- Museum number
So-called bust of Seneca, study for an etching; almost to front, looking up, with curly beard and hair and drapery across his left shoulder
Pen and brown ink, with brown wash, over black chalk, with lines indented for transfer
- Production date
Height: 125 millimetres
Width: 95 millimetres
- Curator's comments
- This is the preparatory drawings for the etching in reverse by Vorsterman, for impressions see R,1a.310 and R,4.78. A copy of this drawing from Ludwig Burchard's and Jonathan Richardson's collections (black chalk, pen and brown ink; 132 by 100 mm) was sold at Christie's, New York, 26 January 2011, lot 276.
Literature: M. Van der Meulen, 'Corpus Rubenianum', XXI, 1994, fig.226 (as 'Rubens?'); "D'après l'antique", exh. cat. Louvre Paris, 2000-2001, p.318, fig.143a (as Rubens?).
Rowlands, Rubens: Drawings and Sketches, BMP, 1977
This is a preparatory drawing for an etching which has been attributed in its first state to both Rubens and Van Dyck. This state before letters is known only from the impression in the British Museum (see R,1a.310). In the second state work on the plate was completed by Lucas Vorsterman with the graver. Although Hind attributed the preliminary etching of the first state to Rubens, it seems to us very possible that Vorsterman himself was responsible for the execution of this print in all its states. Jonathan Richardson junior, in an inscription on the mount of this drawing, noted a connection between it and the antique sculpture then known as 'Seneca in the Bath' formerly in the Villa Borghese in Rome and now in the Louvre; however, although the features in the etching are similar, in the statue the head is bald on top. This statue was in fact originally intended to represent an African fisherman. True to his inventive urge Rubens has combined in this drawing the upward glance of the fisherman statue with the features of a classical bust, which was thought to represent Seneca until an inscribed bust of the philosopher with differing features was found in 1813. There survive many Roman copies of this bust of 'Pseudo-Seneca', one of which belonged to Rubens.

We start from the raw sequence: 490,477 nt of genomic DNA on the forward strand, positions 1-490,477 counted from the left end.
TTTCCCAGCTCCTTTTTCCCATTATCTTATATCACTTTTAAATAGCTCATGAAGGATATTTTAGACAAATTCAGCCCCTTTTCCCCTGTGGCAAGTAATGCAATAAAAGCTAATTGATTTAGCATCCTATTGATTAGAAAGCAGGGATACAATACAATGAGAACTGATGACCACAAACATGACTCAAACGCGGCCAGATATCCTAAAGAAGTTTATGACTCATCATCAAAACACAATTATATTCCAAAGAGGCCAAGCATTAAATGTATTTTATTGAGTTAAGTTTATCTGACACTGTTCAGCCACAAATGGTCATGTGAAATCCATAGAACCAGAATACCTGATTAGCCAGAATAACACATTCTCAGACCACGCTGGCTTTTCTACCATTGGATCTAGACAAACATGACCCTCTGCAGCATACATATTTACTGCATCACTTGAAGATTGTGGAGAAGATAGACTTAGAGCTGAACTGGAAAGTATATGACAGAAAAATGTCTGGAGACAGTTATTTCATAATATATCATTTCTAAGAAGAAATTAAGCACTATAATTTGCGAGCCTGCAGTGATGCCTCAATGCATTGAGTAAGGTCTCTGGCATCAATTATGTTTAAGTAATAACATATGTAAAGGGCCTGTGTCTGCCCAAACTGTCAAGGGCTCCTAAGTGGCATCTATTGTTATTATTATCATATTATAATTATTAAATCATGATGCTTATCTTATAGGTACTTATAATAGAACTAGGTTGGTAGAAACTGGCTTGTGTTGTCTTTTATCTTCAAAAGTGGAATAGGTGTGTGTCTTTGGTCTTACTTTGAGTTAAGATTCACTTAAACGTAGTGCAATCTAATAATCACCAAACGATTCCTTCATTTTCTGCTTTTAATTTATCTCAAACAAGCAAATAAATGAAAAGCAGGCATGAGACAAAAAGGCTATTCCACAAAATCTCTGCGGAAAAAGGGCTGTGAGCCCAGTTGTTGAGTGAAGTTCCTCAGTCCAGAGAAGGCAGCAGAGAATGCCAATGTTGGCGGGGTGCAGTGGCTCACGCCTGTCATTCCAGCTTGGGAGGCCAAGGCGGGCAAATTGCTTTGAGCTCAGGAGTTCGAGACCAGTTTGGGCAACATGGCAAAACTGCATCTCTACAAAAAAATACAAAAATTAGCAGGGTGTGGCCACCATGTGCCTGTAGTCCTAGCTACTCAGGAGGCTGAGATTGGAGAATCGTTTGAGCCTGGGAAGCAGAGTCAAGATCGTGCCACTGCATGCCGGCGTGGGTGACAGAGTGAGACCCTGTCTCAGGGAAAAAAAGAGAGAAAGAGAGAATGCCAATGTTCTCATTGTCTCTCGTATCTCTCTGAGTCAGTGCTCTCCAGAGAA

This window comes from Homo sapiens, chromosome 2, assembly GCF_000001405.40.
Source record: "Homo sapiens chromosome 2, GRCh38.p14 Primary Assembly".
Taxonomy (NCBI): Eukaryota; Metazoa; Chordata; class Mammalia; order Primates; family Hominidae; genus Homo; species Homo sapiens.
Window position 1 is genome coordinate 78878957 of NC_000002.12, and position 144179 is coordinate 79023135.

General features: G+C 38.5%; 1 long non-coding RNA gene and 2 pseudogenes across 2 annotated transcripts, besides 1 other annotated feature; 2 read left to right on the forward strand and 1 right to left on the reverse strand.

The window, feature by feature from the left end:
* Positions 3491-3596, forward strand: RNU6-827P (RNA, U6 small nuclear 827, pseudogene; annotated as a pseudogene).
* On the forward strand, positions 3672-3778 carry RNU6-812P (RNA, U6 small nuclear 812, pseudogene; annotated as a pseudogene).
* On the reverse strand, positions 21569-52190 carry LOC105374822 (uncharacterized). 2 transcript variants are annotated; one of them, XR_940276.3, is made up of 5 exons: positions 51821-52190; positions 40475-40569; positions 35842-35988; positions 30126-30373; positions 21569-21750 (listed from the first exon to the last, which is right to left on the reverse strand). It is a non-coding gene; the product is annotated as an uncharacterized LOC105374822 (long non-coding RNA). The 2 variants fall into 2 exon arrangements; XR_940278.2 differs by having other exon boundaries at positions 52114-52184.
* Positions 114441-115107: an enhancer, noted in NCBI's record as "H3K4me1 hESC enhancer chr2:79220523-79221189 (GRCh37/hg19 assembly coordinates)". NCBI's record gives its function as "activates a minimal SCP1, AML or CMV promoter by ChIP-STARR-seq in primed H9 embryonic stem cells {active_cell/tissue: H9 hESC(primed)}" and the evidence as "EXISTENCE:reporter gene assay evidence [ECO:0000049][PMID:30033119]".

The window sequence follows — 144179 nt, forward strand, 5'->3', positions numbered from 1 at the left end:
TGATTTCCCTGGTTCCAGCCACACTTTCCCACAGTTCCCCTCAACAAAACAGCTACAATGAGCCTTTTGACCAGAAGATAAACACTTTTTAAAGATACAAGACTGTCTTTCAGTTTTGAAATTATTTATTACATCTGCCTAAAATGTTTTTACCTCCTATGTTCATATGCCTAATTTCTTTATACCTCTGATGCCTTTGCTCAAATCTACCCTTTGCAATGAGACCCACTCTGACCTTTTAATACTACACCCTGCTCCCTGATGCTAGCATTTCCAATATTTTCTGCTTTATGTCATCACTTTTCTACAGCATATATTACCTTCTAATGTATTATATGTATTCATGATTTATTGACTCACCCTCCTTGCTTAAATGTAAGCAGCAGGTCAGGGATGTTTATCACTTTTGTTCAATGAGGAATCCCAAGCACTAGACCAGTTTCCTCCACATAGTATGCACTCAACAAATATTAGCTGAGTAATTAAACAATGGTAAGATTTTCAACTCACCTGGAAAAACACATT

- Not on display
- Exhibition history
1977 BM, Rubens drawings and sketches, no.131
1988 Aug-Oct, Canberra, Australian NG, 'Self-Portrait in Focus', no. 22
- Acquisition date
- Acquisition notes
- Inscribed by Richardson junior on back of mount: "Seneca in the Bath in the Villa Borghese in Rome, see the Notes / ..." and in another hand: "Purchased" and "Called Van Dyck, but by Rubens"
- Prints and Drawings
- Registration number